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Old 22-04-2009, 14:33   #31
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Turtle, my Pacific Seacraft25, has (before my time) been half way around the world, California to Hawaii and the western Pacific, Japan, Canada, Sea of Cortez, Caribean. She is very small inside and does not have standing head room.

I will butcher this quote I'm sure. "I only do 3 things below deck: prepare meals, sleep, and use the head, none of which I wish to do standing up".
Head room although very nice should not rule out an otherwise acceptable design.

My vee berth is too short for anyone longer than me 5'8" because I moved the chainlocker bulkhead back 6". The 1/4 berth will sleep the giants.

I built a 28gal water tank. I have a wind generator, an 85watt solar panel, and 2 160ah batteries(plus a starting battery) so I never have to hook up to shore power. I also have a water maker, hand operated, at a gallon an hour for emergency use. A propane stove(no oven), propane grill, Engel fridge/freezer, sink, propane hot water in the cockpit(portable shower) GPS, AIS, laptop, inverter, VHF, stereo with Ipod(I scrapped the CDs), head(portapot), all the comforts of home. Just no A/C, dance floor in the salon or enclosed shower. If your lady is shy, well it won't work I know.

My diesel can be removed in less than an hour by myself and hoisted with the boom as a crane and could if required be fixed in the cockpit(God forbid). Since I just rebuilt it I should not have to have it out again anytime soon.(I pray)

I can(and have)raise and lower the mast by my self with a boom vang and an "A" frame. I've lowered it on the water at a marina once with an extra set of hands, several time both ways(up/down) by myself on shore.

I guess the point of all this is a boat "YOU"(not the bank) own is the "right" boat. Size WILL cost you much more than just a bit more, try at least twice as much.

Are small boats tough enough? Mine is.

She survived a major grounding and pounding due to hurricane IKE.
She was holed in 3 places and had a sheet winch ripped thru the coaming for hole #3. All of the interior woodwork was pushed away from the hull when the rubstrake was eaten by the boat pounding into the dock for several hours.
She took on no water other than rain and the engine started when I tried it.

I stood her up using 2 anchors and 2 comealongs. I blocked her up and repaired her were she was, 50ft from shore in a marsh(in a poison oak patch, but I digress).
When I had all the major work done I and about a dozen of my stronger friends lay her over on a skid and muscled her back to the water. She is home here in the yard now for the cosmetic work and the afore mentioned engine rebuild.
Total cost including the engine rebuild and buying a generator for power and 4 comealongs, all the epoxy and fiberglass, and beer, about $3500.

The cost to move one large boat by crane $253 PER FOOT.

I realize this is a one off specific case but small boats have gone and I'm sure will continue to go anywhere big boats go and lots of other places they can't due to draft or mast height issues. The view is the same from my cockpit as from the big boat and mine is paid for.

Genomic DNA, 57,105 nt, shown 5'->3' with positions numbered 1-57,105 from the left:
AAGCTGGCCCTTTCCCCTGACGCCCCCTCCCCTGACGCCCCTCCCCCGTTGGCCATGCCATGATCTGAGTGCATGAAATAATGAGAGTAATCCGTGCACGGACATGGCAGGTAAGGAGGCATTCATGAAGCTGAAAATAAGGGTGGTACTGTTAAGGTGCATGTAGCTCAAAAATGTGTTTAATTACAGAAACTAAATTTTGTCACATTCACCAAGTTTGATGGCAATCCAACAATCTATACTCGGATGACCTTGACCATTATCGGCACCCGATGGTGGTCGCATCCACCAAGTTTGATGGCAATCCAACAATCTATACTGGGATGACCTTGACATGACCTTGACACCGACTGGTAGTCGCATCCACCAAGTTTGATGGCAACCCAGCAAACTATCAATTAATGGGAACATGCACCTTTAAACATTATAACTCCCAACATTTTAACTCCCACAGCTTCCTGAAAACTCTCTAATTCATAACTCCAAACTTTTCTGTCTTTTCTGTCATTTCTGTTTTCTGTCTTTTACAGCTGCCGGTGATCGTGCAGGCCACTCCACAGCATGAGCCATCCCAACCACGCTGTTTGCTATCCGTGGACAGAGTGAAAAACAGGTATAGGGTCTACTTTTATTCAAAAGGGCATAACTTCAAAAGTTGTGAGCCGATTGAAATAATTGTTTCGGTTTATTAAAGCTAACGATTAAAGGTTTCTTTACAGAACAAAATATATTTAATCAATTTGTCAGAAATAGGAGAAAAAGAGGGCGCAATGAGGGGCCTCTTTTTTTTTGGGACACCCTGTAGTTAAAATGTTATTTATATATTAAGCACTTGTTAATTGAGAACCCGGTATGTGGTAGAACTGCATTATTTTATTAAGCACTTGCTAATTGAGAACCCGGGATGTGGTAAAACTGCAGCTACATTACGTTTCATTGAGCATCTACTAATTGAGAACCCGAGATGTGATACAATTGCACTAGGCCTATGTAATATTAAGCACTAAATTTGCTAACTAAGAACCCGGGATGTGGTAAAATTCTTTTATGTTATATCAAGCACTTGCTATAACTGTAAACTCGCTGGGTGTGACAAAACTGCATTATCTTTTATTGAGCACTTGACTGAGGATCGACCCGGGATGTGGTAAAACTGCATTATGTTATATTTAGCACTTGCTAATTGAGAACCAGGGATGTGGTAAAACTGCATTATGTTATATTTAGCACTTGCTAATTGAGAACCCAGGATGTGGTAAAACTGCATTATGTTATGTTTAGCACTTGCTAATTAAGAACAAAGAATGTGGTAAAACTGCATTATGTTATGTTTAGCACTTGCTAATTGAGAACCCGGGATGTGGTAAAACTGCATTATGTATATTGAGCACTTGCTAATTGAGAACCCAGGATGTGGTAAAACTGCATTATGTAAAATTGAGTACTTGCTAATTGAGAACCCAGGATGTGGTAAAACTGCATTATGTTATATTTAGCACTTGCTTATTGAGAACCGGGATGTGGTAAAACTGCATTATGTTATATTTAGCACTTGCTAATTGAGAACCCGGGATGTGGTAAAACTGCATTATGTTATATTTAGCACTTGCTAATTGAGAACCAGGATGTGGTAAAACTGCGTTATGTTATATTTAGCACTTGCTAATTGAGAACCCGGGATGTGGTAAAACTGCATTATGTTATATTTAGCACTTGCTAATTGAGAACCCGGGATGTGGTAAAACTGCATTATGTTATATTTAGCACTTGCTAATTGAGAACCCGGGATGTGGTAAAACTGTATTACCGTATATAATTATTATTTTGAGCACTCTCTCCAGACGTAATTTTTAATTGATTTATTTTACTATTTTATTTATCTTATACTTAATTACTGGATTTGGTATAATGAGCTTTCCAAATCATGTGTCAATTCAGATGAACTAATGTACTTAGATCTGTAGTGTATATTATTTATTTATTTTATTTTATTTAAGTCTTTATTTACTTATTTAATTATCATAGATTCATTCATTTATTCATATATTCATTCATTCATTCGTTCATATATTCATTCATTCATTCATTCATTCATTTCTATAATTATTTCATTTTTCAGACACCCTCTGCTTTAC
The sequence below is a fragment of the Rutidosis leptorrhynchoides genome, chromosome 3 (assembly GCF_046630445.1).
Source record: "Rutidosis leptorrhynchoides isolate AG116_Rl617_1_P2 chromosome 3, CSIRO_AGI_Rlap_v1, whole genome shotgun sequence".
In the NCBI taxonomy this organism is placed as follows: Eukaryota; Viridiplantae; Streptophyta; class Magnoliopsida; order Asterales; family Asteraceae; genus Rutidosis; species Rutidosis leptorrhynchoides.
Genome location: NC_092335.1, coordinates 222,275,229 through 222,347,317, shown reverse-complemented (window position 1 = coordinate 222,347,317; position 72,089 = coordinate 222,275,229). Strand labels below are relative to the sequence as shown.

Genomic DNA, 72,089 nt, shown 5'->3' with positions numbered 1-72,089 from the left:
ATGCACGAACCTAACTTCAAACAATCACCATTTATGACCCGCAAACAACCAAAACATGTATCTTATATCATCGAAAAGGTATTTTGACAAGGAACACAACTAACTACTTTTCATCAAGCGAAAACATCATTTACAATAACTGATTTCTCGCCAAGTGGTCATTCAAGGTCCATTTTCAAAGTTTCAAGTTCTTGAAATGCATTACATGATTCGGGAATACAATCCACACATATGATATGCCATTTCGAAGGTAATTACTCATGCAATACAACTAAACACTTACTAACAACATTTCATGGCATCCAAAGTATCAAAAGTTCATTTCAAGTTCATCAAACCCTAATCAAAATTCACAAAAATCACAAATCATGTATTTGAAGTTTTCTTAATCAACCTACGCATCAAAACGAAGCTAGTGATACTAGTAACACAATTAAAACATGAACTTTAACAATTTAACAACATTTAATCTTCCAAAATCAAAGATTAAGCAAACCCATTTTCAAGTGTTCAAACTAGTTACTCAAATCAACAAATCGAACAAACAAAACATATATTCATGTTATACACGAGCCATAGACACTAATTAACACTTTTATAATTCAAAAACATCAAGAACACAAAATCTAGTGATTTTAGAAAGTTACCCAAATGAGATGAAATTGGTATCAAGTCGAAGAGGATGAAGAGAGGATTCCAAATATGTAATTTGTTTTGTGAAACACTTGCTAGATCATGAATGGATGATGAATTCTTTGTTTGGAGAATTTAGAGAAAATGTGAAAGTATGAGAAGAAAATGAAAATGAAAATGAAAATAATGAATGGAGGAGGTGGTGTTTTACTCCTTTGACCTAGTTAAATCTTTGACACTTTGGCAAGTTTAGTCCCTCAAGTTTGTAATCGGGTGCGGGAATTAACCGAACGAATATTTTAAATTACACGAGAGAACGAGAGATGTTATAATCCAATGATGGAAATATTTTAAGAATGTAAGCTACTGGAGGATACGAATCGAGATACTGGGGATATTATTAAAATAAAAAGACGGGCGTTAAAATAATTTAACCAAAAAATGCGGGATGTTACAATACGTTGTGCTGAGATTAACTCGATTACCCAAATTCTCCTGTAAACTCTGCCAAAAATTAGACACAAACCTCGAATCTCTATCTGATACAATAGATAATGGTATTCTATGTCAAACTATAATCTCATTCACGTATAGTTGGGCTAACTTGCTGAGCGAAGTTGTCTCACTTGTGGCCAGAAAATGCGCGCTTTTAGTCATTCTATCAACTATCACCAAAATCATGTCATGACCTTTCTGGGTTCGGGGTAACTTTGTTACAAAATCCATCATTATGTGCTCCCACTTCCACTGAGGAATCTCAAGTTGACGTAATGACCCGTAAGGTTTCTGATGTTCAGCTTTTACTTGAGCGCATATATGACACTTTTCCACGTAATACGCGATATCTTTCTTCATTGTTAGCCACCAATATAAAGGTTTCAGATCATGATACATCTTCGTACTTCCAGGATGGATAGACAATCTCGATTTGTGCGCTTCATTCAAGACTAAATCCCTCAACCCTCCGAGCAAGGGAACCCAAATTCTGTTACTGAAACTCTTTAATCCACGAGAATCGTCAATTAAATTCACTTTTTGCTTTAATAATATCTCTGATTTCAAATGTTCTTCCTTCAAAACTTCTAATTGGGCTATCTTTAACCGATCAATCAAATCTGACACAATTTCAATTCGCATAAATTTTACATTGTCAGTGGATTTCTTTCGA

Is there a trade off? Absolutely, but if you're young(I'm 50 and fat) and don't mind a bit of discomfort in exchange for a lot of adventure I highly suggest a smaller boat.......m
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Old 22-04-2009, 15:38   #32
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This thread is not a competition to find the smallest boat or so I thought?
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Old 23-04-2009, 01:00   #33
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With the time I am putting into studying different boats, how much I want to spend, along with the many opinions, thoughts and ideas from this post and other helpful places I feel I will be able to make a much more balanced decision when it comes time to buy. I have been putting lots of thought into: how much I want to spend, who is really going to spend time aboard, and what places I will go. I have recently been studying the Southern Cross 31.Thanks again for writing.
Ditch
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Old 12-08-2012, 22:25   #34
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Re: Pros & Cons of cruising on a mid size to small boat

I know this is an older thread, but it seems to include the boat sizes I have been looking at.
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Originally Posted by cantxsailor View Post
Turtle, my Pacific Seacraft25, has (before my time) been half way around the world, California to Hawaii and the western Pacific, Japan, Canada, Sea of Cortez, Caribean. She is very small inside and does not have standing head room.
Sounds like a tough little boat.
-Bruce
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Old 13-08-2012, 03:35   #35
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Re: Pros & Cons of cruising on a mid size to small boat

Google "The Simple Sailor", Roger Taylor. He has a junk-rigged Corribee and singlehands it to the sunny shores of Greenland and Newfoundland. He has made some interesting modifications to make his little ship ver seaworthy. And didn't spend a fortune. Some neat youtube vids of him and MingMing in action, as well. He's been everywhere and done everything, a good set of salty brains to pick.
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Old 13-08-2012, 08:42   #36
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Re: Pros & Cons of cruising on a mid size to small boat